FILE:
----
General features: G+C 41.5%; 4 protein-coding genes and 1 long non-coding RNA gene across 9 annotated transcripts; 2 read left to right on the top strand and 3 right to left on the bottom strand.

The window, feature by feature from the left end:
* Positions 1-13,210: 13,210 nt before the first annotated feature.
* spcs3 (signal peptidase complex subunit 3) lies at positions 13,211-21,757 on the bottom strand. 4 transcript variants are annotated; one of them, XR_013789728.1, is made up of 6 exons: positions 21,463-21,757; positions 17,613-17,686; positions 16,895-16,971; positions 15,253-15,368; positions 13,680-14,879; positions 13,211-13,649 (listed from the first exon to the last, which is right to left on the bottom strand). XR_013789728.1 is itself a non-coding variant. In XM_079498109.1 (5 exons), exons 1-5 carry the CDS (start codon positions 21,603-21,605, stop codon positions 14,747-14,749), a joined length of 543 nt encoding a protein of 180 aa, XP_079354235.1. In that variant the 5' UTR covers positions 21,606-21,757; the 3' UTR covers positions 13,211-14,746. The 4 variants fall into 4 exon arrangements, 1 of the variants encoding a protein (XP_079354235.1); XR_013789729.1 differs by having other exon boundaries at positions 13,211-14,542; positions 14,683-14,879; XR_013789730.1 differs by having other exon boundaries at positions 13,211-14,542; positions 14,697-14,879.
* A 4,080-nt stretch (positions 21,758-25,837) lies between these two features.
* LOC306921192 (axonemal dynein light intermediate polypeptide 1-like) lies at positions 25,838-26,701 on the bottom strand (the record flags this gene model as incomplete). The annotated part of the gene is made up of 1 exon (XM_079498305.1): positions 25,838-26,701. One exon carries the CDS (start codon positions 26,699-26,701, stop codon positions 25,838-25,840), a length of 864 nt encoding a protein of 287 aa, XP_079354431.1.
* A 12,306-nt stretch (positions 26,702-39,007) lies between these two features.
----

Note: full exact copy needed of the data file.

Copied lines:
General features: G+C 41.5%; 4 protein-coding genes and 1 long non-coding RNA gene across 9 annotated transcripts; 2 read left to right on the top strand and 3 right to left on the bottom strand.

The window, feature by feature from the left end:
* Positions 1-13,210: 13,210 nt before the first annotated feature.
* spcs3 (signal peptidase complex subunit 3) lies at positions 13,211-21,757 on the bottom strand. 4 transcript variants are annotated; one of them, XR_013789728.1, is made up of 6 exons: positions 21,463-21,757; positions 17,613-17,686; positions 16,895-16,971; positions 15,253-15,368; positions 13,680-14,879; positions 13,211-13,649 (listed from the first exon to the last, which is right to left on the bottom strand). XR_013789728.1 is itself a non-coding variant. In XM_079498109.1 (5 exons), exons 1-5 carry the CDS (start codon positions 21,603-21,605, stop codon positions 14,747-14,749), a joined length of 543 nt encoding a protein of 180 aa, XP_079354235.1. In that variant the 5' UTR covers positions 21,606-21,757; the 3' UTR covers positions 13,211-14,746. The 4 variants fall into 4 exon arrangements, 1 of the variants encoding a protein (XP_079354235.1); XR_013789729.1 differs by having other exon boundaries at positions 13,211-14,542; positions 14,683-14,879; XR_013789730.1 differs by having other exon boundaries at positions 13,211-14,542; positions 14,697-14,879.
* A 4,080-nt stretch (positions 21,758-25,837) lies between these two features.
* LOC306921192 (axonemal dynein light intermediate polypeptide 1-like) lies at positions 25,838-26,701 on the bottom strand (the record flags this gene model as incomplete). The annotated part of the gene is made up of 1 exon (XM_079498305.1): positions 25,838-26,701. One exon carries the CDS (start codon positions 26,699-26,701, stop codon positions 25,838-25,840), a length of 864 nt encoding a protein of 287 aa, XP_079354431.1.
* A 12,306-nt stretch (positions 26,702-39,007) lies between these two features.